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The St Petersburg Tallinn ferry route connects Russia with Estonia. Currently there is just the 1 ferry company operating this ferry service, St Peter Line. The crossing operates up to 2 times each week with sailing durations from around 14 hours.
St Petersburg Tallinn sailing durations and frequency may vary from season to season so we’d advise doing a live check to get the most up to date information.
Located on the banks of the River Neva, St Petersburg is Russia's second largest city and lies at the head of the Gulf of Finland on the Baltic Sea coast. The city's name was changed to Petrograd in 1924 but was later changed back to St Petersburg in 1991. Widely regarded as Russia's cultural hub it is probably the most western of all Russia's cities. St Petersburg's historic centre and related collection of monuments have been declared a UNESCO World Heritage Site. A popular tourist attraction in the city is The Hermitage, which is one of the largest art museums in the world. Located in the city are a large number of foreign embassies, international corporations, banks and other businesses. Unlike in Moscow, Saint Petersburg's historic architecture of the city centre, mostly consisting of Baroque and neoclassical buildings of the 18th and 19th centuries, has been largely preserved.
The city is served by passenger and cargo seaports in the Neva Bay of the Gulf of Finland, the river port higher up the Neva and tens of smaller passenger ports on both banks of the Neva River. It is a terminus of both the Volga-Baltic and White Sea-Baltic waterways.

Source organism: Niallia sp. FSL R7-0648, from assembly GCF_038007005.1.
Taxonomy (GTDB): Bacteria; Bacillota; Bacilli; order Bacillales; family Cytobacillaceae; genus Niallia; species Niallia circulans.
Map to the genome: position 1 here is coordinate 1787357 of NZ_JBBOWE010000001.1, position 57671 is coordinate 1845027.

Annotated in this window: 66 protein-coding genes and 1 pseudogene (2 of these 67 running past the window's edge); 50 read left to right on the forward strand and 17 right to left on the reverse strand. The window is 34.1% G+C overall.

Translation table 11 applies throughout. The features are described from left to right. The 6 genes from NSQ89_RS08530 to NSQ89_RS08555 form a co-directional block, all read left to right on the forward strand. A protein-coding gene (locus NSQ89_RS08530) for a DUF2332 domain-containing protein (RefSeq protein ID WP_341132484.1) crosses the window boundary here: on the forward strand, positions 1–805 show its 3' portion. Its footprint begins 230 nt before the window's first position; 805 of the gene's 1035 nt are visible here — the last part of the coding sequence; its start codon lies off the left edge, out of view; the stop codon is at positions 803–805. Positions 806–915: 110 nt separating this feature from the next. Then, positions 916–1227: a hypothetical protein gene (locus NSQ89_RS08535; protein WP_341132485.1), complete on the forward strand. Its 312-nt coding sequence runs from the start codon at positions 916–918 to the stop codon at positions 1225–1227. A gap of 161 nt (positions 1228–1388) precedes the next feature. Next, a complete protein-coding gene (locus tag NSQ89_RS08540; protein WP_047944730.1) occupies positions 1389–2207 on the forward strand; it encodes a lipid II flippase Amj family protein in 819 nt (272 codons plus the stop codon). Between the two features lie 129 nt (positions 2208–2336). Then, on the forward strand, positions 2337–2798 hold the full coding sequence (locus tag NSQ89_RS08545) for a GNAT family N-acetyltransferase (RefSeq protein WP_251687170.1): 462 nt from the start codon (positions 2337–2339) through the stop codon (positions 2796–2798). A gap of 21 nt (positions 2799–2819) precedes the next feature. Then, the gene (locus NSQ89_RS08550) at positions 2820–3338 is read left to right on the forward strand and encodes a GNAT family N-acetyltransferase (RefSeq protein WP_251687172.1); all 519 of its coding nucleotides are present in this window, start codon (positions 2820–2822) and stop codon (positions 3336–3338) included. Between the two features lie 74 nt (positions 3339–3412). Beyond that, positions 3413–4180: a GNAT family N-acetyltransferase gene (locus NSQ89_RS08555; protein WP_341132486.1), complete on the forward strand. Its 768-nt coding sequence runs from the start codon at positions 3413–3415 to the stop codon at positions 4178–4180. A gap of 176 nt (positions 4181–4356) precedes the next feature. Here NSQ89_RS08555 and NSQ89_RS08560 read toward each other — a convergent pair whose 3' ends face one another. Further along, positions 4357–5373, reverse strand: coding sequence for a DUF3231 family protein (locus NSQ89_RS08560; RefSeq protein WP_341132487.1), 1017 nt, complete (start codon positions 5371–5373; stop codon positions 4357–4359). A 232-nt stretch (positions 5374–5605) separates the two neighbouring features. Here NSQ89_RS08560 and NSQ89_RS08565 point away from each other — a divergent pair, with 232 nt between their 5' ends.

The city of Tallinn is the largest city in Estonia, and its capital, and is a major hub for industry and regional politics. Visitors to the city will love indulging in the city's cultural offerings and visiting the many attractions on offer. Founded in the early part of the 13th century, Tallinn lies next to the Gulf of Finland and is home to an important sea port. Many aspects of the city are medieval, especially around the heritage listed Old Town area, with its maze of cobblestone alleys, many church spires and well preserved fortresses and turrets. The Toompea area of the city is where visitors will find many of the city's most unusual landmarks which includes Toompea Castle and the lovely hilltop Alexander Nevsky Cathedral, which is an important Orthodox building. Another popular attraction in Tallinn is the imposing 13th century Town Hall which overlooks Raekoja Plats and has a tall spire that is topped with an iconic bronze statue of a young boy which guards the city and is known as Old Thomas.